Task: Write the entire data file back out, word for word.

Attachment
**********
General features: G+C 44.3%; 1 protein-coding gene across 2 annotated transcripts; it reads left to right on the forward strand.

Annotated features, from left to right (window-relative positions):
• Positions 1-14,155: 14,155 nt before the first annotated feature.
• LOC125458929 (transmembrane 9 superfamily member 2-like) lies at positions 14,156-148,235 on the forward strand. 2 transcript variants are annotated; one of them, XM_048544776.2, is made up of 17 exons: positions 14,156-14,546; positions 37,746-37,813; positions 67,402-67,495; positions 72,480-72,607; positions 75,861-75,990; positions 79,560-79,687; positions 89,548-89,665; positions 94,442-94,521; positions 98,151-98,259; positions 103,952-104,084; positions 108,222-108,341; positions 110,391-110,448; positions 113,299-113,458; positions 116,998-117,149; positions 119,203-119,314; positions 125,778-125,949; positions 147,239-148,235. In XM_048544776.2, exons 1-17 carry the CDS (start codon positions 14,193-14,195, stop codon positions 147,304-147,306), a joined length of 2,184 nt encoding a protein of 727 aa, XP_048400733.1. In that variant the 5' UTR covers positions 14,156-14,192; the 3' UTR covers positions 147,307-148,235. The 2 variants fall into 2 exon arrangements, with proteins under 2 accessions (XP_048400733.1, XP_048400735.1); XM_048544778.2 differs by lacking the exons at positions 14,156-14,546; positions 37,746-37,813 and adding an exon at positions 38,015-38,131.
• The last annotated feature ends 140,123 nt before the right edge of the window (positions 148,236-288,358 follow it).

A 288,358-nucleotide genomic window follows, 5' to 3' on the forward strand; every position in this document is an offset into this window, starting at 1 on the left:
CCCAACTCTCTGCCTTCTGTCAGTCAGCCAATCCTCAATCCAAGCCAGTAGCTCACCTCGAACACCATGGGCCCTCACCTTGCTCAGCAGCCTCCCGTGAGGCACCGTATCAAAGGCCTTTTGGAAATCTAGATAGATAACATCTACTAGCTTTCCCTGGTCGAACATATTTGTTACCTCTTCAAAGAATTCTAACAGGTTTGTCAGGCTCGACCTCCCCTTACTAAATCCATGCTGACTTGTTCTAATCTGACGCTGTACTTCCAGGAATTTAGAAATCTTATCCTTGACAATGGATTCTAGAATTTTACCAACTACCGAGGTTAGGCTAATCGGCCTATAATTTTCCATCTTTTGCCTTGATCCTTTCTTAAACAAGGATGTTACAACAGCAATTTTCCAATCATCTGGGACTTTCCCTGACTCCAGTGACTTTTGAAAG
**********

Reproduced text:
General features: G+C 44.3%; 1 protein-coding gene across 2 annotated transcripts; it reads left to right on the forward strand.

Annotated features, from left to right (window-relative positions):
• Positions 1-14,155: 14,155 nt before the first annotated feature.
• LOC125458929 (transmembrane 9 superfamily member 2-like) lies at positions 14,156-148,235 on the forward strand. 2 transcript variants are annotated; one of them, XM_048544776.2, is made up of 17 exons: positions 14,156-14,546; positions 37,746-37,813; positions 67,402-67,495; positions 72,480-72,607; positions 75,861-75,990; positions 79,560-79,687; positions 89,548-89,665; positions 94,442-94,521; positions 98,151-98,259; positions 103,952-104,084; positions 108,222-108,341; positions 110,391-110,448; positions 113,299-113,458; positions 116,998-117,149; positions 119,203-119,314; positions 125,778-125,949; positions 147,239-148,235. In XM_048544776.2, exons 1-17 carry the CDS (start codon positions 14,193-14,195, stop codon positions 147,304-147,306), a joined length of 2,184 nt encoding a protein of 727 aa, XP_048400733.1. In that variant the 5' UTR covers positions 14,156-14,192; the 3' UTR covers positions 147,307-148,235. The 2 variants fall into 2 exon arrangements, with proteins under 2 accessions (XP_048400733.1, XP_048400735.1); XM_048544778.2 differs by lacking the exons at positions 14,156-14,546; positions 37,746-37,813 and adding an exon at positions 38,015-38,131.
• The last annotated feature ends 140,123 nt before the right edge of the window (positions 148,236-288,358 follow it).

A 288,358-nucleotide genomic window follows, 5' to 3' on the forward strand; every position in this document is an offset into this window, starting at 1 on the left:
CCCAACTCTCTGCCTTCTGTCAGTCAGCCAATCCTCAATCCAAGCCAGTAGCTCACCTCGAACACCATGGGCCCTCACCTTGCTCAGCAGCCTCCCGTGAGGCACCGTATCAAAGGCCTTTTGGAAATCTAGATAGATAACATCTACTAGCTTTCCCTGGTCGAACATATTTGTTACCTCTTCAAAGAATTCTAACAGGTTTGTCAGGCTCGACCTCCCCTTACTAAATCCATGCTGACTTGTTCTAATCTGACGCTGTACTTCCAGGAATTTAGAAATCTTATCCTTGACAATGGATTCTAGAATTTTACCAACTACCGAGGTTAGGCTAATCGGCCTATAATTTTCCATCTTTTGCCTTGATCCTTTCTTAAACAAGGATGTTACAACAGCAATTTTCCAATCATCTGGGACTTTCCCTGACTCCAGTGACTTTTGAAAG